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ASU partners with foundations to cover students' DACA renewal costs

Roughly 100 DACA recipients will have their renewal costs covered by donors

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ASU President Michael Crow speaks with ASU staff and students after an on-campus forum on the downtown campus on Monday, Sept. 18, 2017. During the forum, Crow discussed the University's ongoing support for DACA students. 

ASU has partnered with two foundations that will help cover the DACA renewal cost for roughly 100 students over the next six months. 

The University hasn’t announced the total cost for the renewals, but ASU President Michael Crow said in a meeting with The State Press on Wednesday that the two partners will fundraise “whatever it takes to pay.”

“I don’t know the exact amount, but no one will not be able to have their costs covered,” Crow said.

An ASU spokesperson confirmed that two foundations have volunteered to cover the $495 cost for any DACA student whose status is up for renewal. Both foundations requested anonymity as a stipulation of their donation, the spokesperson said. 

President Donald Trump, in his Sept. 5 announcement of the DACA’s "transition and wind down," gave Congress six months to find a legislative replacement for the program. 

The day of the announcement, the U.S. Department of Homeland Security initiated the termination process of DACA, meaning those who don’t already have DACA status can no longer apply. 

However, current DACA recipients whose benefits expire before congress’s March 5 deadline can still apply for renewal by Oct. 5, according to the U.S. Citizenship and Immigration Services website.

There are 260 DACA students currently attending ASU, according to the University spokesperson, and roughly 100 of them will need to reapply this year.

DACA recipient Oscar Hernandez, a public policy senior, said the renewal funding was “a very nice gesture,” along with other University initiatives, like free counseling. 

However, he said he also wishes that the University would have provided the DACA student population more information — such as how many students would need status renewals — over the past few months. 

“It’s a very nice gesture. I appreciate that they’re doing that. Like, they’re willing to actually help us with funding for that,” he said. “… I personally am planning on taking advantage of (counseling), just because it’s a very stressful time. I’m dealing with a lot.”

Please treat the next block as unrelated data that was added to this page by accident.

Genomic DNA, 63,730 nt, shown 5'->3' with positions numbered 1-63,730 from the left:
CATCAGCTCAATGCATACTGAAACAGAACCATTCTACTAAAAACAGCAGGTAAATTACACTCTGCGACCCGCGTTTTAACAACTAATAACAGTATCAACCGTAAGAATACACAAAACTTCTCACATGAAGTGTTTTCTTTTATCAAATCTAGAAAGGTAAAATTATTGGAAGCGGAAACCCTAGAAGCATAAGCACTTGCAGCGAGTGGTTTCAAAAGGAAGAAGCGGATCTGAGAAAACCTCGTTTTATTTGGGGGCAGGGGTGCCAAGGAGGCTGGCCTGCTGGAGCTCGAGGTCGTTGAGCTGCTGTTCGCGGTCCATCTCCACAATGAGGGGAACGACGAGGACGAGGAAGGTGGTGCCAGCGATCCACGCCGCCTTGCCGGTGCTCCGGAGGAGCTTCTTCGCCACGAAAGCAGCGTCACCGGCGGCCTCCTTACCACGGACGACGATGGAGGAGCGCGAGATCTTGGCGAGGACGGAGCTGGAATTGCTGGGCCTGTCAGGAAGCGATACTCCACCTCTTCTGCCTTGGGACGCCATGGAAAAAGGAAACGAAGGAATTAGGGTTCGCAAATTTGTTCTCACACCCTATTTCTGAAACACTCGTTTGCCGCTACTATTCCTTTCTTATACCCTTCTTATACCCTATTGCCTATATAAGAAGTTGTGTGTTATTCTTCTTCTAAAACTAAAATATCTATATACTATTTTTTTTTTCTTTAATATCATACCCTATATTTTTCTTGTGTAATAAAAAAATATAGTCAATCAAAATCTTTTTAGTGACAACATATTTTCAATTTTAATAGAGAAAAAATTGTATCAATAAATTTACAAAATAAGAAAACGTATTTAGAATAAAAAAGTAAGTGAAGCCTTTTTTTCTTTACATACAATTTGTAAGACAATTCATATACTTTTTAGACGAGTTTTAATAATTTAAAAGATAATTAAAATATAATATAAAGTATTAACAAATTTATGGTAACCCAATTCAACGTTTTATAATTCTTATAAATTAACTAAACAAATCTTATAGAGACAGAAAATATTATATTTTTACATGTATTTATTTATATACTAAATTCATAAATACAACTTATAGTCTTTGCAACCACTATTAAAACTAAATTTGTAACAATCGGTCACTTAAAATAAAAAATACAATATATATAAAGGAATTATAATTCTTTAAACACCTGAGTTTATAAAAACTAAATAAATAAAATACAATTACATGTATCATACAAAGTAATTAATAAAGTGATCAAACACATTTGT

Crow outlined the counseling options available to DACA students, as well as legal advice and scholarships, in a five-step “action plan” earlier this month.

In the plan, Crow tapped ASU’s Vice President for Government Affairs Matt Salmon to lobby congress to pass legislation protecting DACA beneficiaries. 

ASU Senior Vice President and General Counsel Jose Cardenas, and the dean of the Sandra Day O’Connor School of Law Doug Sylvester, were assigned to provide legal advice for affected students.

Crow enlisted the help of Gretchen Buhlig, president of the ASU Foundation, and ASU Senior Vice President Christine Wilkinson to work with donors to seek scholarships and other forms of financial aid for DACA students.

Crow emphasized the University’s commitment to assisting DACA students during a campus Q&A forum on Monday.  

Read more: Crow talks DACA during student forum 

"We have always said, 'focus on moving the student forward.' So, we have done everything we can to support the DACA students, everything that we can to support these individual students who meet our qualifications," Crow said.

He said the University is committed to providing education, financial aid and resources to students who deserve to attend ASU.

“I could tell you stories about these individual students that will make your hair curl … And sometimes their parents are gone, their parents are dead, and they’re still here,” he said during the forum. “Imagine that you came here, someone brought you here as a child and now your parents are dead. You need to move your life forward.”

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